The brutality shown in graphic videos of Memphis police officers beating Tyre Nichols was roundly condemned by law enforcement use-of-force experts as indefensible and “sadistic.”
“I thought it was awesome, just seeing his growth and his commitment,” Jang said.
The last time Jang saw Nichols was in 2018 at the food court in a local mall. The two hadn’t seen each other in awhile, but Nichols came up behind him and gave him a big hug as they caught up, Jang said.
“It’s honestly pretty devastating to see such a good human go through such unnecessary brutality, such unnecessary death,” Jang said.
His mother said she raised him to love everyone openly — until they give you a reason not to. So Nichols was quick to make friends.
In Memphis, Nichols went to Starbucks every morning, and Nate Spates Jr. would hang out with him there. They chatted about sports or life. Spates was with his wife once when they ran into Nichols there, and they all talked for a couple of hours. Afterward, Spates said, his wife commented, “He’s got such a good spirit and soul and calm presence.”
Nichols worked second shift at FedEx with his stepfather. Every day, they’d come home together on their break at 7 p.m., and his mother would have a meal waiting for them.
Wells said she’d offered to buy her son Jordans, the popular athletic shoes, but he didn’t want them.
“He was just his own person,” she said. “He didn’t follow what anyone else was doing.”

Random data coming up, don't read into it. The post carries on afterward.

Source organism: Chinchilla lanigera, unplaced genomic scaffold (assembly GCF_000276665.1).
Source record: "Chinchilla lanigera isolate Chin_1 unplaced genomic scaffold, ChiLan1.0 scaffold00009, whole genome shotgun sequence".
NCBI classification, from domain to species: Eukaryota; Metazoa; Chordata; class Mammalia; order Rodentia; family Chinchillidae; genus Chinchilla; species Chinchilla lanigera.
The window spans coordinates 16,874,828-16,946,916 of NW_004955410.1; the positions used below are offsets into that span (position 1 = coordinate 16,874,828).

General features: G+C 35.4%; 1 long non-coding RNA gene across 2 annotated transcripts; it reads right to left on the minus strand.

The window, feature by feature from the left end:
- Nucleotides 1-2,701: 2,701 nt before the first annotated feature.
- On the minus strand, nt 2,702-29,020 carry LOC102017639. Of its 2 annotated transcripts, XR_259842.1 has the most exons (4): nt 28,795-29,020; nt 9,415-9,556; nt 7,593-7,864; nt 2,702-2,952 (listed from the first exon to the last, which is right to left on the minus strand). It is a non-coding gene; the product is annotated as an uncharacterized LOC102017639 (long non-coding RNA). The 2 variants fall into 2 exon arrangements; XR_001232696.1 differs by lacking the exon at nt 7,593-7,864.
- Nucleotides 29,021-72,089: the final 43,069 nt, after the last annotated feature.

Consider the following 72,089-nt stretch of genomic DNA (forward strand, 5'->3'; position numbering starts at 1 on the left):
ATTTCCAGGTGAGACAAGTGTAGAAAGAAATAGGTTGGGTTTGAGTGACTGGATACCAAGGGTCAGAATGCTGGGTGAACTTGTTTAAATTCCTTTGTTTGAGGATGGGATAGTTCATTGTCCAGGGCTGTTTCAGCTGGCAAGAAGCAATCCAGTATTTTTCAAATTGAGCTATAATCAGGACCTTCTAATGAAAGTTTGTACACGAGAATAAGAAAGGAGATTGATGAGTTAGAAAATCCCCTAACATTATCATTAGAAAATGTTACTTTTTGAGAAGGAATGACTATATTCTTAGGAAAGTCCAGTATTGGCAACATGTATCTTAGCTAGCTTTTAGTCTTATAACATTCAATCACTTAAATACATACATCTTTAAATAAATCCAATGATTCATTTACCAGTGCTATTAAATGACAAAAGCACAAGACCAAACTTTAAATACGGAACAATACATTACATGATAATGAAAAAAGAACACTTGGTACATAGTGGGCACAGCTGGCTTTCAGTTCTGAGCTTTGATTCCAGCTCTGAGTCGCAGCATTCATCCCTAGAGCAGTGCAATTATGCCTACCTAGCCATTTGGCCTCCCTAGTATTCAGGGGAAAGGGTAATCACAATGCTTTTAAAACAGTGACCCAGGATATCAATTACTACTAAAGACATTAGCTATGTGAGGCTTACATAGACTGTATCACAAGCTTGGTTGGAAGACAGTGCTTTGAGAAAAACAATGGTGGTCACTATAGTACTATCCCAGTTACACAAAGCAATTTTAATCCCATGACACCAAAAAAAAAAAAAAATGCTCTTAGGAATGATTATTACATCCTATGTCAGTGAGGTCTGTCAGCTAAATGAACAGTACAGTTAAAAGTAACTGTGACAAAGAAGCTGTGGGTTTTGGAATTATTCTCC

When he wasn’t working, he went to the park to skateboard and take pictures. His website, “This California Kid,” starts with an invitation: “Welcome to the world through my eyes.”
The city of Memphis, Tenn., has released the video footage of police officers beating Tyre Nichols after a traffic stop.
He included a gallery of what he considered his masterpieces: photographs of bridges and railroad tracks rendered in black and white, the neon lights of Beale Street at night. He took pictures of pink flowers, sunsets over the Mississippi River, fields of grass, statues of Elvis. He highlighted a quote from another photographer: “A good photographer must love life,” it begins.
After she watched the video of her son’s death, Wells stood with her family and their lawyers at a lectern, shaking, to convey what the world had lost.
A lawyer described the beating shown in the video — “he was a human piñata” — and Wells turned her head away, burying her face in her hands.
In the video, Nichols is heard saying he just wants to go home, lawyers said. He was less than 100 yards from the house.
Lawyers described the last words Nichols is heard saying: calling for his mom, three times.
“Oh, my God,” she wailed as they spoke. “Oh, my God.”
She finds herself waiting for him to walk in the door every day at 7 p.m.
“It’s not even real to me right now. I don’t have any feelings right now,” she said. “I know my son Tyre is not here with me anymore. He will never walk through that door again.”
AP reporter Adrian Sainz contributed from Memphis and AP researcher Rhonda Shafner from New York. Loller reported from Nashville, Beam from Sacramento and Galofaro from Louisville, Ky.